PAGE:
• Surya Namaskar (Sun Salutation) : Fluid sequence of postures, including plank, upward facing dog, or even downward facing dog.

Ashtanga Yoga

Ashtanga Yoga is a rigorous, structured practice that involves a series of specific postures performed in a specific order, with an emphasis on synchronized breathing (vinyasa). It is suitable for people who are looking for an intense and disciplined practice.

  • Trikonasana (Triangle Pose) : From Mountain Pose, spread your legs out to the side, stretch sideways, and place one hand on the floor or opposite shin, with the other arm raised toward the sky.
  • Virabhadrasana (Warrior Pose) : From Mountain Pose, spread legs out to the side, bend front knee to a 90-degree angle, keeping knee above ankle, and extend arms out the sides, looking forward.
  • Utthita Parsvakonasana (Extended Wedge Pose) : From Warrior Pose II, lean forward sideways, placing the hand on the outside of the front foot on the ground and extending the other arm toward the sky .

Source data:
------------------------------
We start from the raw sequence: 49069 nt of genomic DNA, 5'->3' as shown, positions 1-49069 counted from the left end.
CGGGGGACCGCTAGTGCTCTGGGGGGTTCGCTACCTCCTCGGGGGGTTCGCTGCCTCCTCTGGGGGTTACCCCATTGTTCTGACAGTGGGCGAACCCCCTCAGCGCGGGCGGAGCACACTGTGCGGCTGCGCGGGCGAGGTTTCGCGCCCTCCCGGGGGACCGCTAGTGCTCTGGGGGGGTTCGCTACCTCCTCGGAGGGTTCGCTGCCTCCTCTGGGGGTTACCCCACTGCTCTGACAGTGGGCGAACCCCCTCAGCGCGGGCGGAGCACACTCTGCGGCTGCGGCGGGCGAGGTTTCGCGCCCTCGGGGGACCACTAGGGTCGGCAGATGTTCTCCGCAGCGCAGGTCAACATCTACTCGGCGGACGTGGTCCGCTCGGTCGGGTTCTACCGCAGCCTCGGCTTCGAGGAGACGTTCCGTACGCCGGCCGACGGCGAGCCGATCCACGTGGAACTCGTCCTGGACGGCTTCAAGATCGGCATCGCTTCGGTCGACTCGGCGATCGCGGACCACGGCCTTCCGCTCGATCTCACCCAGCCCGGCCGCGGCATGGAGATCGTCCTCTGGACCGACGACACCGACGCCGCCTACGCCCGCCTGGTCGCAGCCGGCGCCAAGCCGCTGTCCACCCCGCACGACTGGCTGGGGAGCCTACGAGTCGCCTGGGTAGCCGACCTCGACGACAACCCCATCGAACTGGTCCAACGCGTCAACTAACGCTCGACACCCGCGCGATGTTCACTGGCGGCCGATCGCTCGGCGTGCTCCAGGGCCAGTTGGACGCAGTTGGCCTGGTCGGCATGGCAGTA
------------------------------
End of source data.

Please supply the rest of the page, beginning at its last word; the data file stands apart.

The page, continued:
Bikram Yoga

Bikram Yoga, or “hot yoga” is practiced in a room heated to around 40°C with a high humidity level. The sessions always follow the same series of 26 postures and 2 breathing exercises, which promotes flexibility and detoxification. It is suitable for those who appreciate the heat and are looking for an intense practice.

  • Pranayama (Controlled Breathing) : Sit cross-legged and practice different breathing techniques (abdominal breathing, alternate nostril breathing).
  • Paschimottanasana (Seated Grip) : Sit with your legs extended in front of you, and lean forward to grab your feet or calves.
  • Dandayamana Dhanurasana (Bow) : Lying on your stomach, bend your knees and grab your ankles, then lift your chest and legs off the floor.